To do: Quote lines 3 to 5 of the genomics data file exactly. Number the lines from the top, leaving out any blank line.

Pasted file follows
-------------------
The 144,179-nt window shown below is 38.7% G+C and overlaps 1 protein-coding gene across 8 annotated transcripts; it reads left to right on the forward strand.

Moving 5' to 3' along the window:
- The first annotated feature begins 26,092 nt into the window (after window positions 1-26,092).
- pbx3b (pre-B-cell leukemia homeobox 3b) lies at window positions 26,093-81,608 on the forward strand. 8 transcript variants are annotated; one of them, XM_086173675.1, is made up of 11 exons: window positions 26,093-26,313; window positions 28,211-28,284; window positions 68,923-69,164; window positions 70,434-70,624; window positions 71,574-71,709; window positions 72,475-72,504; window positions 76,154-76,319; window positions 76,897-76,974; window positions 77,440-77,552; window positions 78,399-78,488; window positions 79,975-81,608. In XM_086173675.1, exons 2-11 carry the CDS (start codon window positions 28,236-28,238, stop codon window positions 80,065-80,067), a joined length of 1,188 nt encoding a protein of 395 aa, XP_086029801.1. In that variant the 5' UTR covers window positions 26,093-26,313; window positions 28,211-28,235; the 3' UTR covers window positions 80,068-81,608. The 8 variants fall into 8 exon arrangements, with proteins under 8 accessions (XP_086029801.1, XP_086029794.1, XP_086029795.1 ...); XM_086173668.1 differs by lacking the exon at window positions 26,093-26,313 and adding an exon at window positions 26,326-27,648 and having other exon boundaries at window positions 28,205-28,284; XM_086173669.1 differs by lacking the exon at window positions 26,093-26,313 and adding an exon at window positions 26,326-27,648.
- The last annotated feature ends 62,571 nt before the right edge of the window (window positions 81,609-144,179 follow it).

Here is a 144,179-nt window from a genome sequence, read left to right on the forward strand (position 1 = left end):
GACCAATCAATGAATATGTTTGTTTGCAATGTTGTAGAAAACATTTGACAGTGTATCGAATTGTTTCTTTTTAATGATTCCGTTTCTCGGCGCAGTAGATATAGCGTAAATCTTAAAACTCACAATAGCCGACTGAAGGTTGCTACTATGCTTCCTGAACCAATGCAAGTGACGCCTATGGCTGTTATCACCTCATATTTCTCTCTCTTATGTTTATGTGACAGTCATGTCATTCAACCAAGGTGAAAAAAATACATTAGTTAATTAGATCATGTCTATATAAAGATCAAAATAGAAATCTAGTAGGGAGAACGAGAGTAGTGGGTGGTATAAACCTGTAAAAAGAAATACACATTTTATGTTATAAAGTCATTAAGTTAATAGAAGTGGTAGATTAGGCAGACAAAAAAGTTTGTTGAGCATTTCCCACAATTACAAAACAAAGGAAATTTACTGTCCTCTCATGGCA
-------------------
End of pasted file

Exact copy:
- The first annotated feature begins 26,092 nt into the window (after window positions 1-26,092).
- pbx3b (pre-B-cell leukemia homeobox 3b) lies at window positions 26,093-81,608 on the forward strand. 8 transcript variants are annotated; one of them, XM_086173675.1, is made up of 11 exons: window positions 26,093-26,313; window positions 28,211-28,284; window positions 68,923-69,164; window positions 70,434-70,624; window positions 71,574-71,709; window positions 72,475-72,504; window positions 76,154-76,319; window positions 76,897-76,974; window positions 77,440-77,552; window positions 78,399-78,488; window positions 79,975-81,608. In XM_086173675.1, exons 2-11 carry the CDS (start codon window positions 28,236-28,238, stop codon window positions 80,065-80,067), a joined length of 1,188 nt encoding a protein of 395 aa, XP_086029801.1. In that variant the 5' UTR covers window positions 26,093-26,313; window positions 28,211-28,235; the 3' UTR covers window positions 80,068-81,608. The 8 variants fall into 8 exon arrangements, with proteins under 8 accessions (XP_086029801.1, XP_086029794.1, XP_086029795.1 ...); XM_086173668.1 differs by lacking the exon at window positions 26,093-26,313 and adding an exon at window positions 26,326-27,648 and having other exon boundaries at window positions 28,205-28,284; XM_086173669.1 differs by lacking the exon at window positions 26,093-26,313 and adding an exon at window positions 26,326-27,648.
- The last annotated feature ends 62,571 nt before the right edge of the window (window positions 81,609-144,179 follow it).